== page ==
It's Nothing Like "Angel," We Swear: CBS's New Vamp Detective Show "Moonlight"
He sleeps in a freezer, not a coffin. He gets his blood from his dealer, a guy who works at a blood bank. He doesn't burst into flames in the sun and he can't be killed with a stake through the heart. He likes golf, Steve McQueen movies, classic Star Trek and Miles Davis. That's the modern vampire as seen on the new fall show Moonlight (airing Fridays on CBS at 9PM EST/PST, starting September 28th).
Mick St. John, played by Alex O'Loughlin, is the latest vampire detective to hit primetime TV. It's a subgenre that most people equate with Joss Whedon's prematurely cancelled Angel. Executive producer Joel Silver says that Moonlight will not be Angel 2.0. "It's just a different world," he says. "There are no demons, there are no other entities. It's a world where there are vampires, and they're around, and they're living among us.
Besides the good-guy vampire hero and the Los Angeles setting, Moonlight has one other thing in common with Angel - writer/producer David Greenwalt, who served as Moonlight's showrunner until just recently. Although Greenwalt had to leave the show for health reasons, he's already left his mark. "He worked really hard on the arc of the series," says Silver. "He really helped us focus and get started." Actor Brian J. White agrees that Greenwalt is the guy you want for your vampire detective show. "David Greenwalt is right on the pulse with what the next permutation or evolution of that kind of series is," says White. Hopefully new showrunner Chip Johannessen (Dark Angel, Millennium) will continue where Greenwalt left off.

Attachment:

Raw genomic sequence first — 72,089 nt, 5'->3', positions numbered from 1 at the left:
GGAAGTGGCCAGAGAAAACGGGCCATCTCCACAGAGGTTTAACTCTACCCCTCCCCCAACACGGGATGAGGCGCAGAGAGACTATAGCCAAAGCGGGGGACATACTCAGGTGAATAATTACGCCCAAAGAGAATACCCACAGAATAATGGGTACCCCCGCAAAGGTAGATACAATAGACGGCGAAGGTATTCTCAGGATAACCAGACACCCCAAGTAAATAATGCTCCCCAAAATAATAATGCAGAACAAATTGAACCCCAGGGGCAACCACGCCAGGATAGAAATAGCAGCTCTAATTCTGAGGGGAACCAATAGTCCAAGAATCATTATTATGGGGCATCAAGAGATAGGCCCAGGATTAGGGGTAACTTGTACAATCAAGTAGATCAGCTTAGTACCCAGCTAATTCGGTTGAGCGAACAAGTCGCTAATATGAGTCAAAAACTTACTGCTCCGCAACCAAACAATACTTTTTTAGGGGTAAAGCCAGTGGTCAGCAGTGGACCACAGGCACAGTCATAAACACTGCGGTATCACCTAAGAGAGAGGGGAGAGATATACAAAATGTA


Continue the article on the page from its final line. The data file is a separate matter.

Moonlight has undergone a number of changes since the series was picked up by CBS. Of the original cast, O'Loughlin is the only one remaining. "A lot of times you do a pilot, and you know if the concept's working and you know if the pieces aren't working. And I think they knew right away they had a star in Alex and they just rebuilt around him," says White, who feels the reworking has created a very strong show. "There's no weak points, there's nothing that feels forced. There's laughs, there's tears, there's real emotions, there's real relationships and it's going to be an exciting project to work on."
British actress Sophia Myles, who has taken over the role of Beth Turner, says, "It's a strange. I didn't realize Hollywood worked that way - that sometimes it can be quite so brutal. And obviously none of us set out to take anyone's jobs at all."
Myles didn't even audition for the part. "Joel Silver wrote me a letter," she says. "For quite a while I'd said 'no' to American TV just because I didn't want to be away from England - my family's there, my friends, everything - my life's there. But as an actress, you have to go where the work is. And I think American television is almost of a higher quality than a lot of movies that are out there now. Back ten years ago, it was like, [disparaging voice] 'oh, you're doing TV'? Now it's enormously credible."
Beth is a crime reporter for an Internet news site. "She's an L.A. girl. Hence all this fake," she gestures at her long blonde hair and laughs. "They gave me all these extensions. [Executive producer] Joel Silver turned up on the set and he asked, 'How would you feel about having your hair changed?' 'Of course, Mr. Silver. Anything you say, Mr. Silver.' I was taken to this very expensive Beverly Hills salon last weekend. I was like a scruffy dog going into a dog parlor, and suddenly when they finished I was all clean. I've had the whole Hollywood treatment. Very exciting."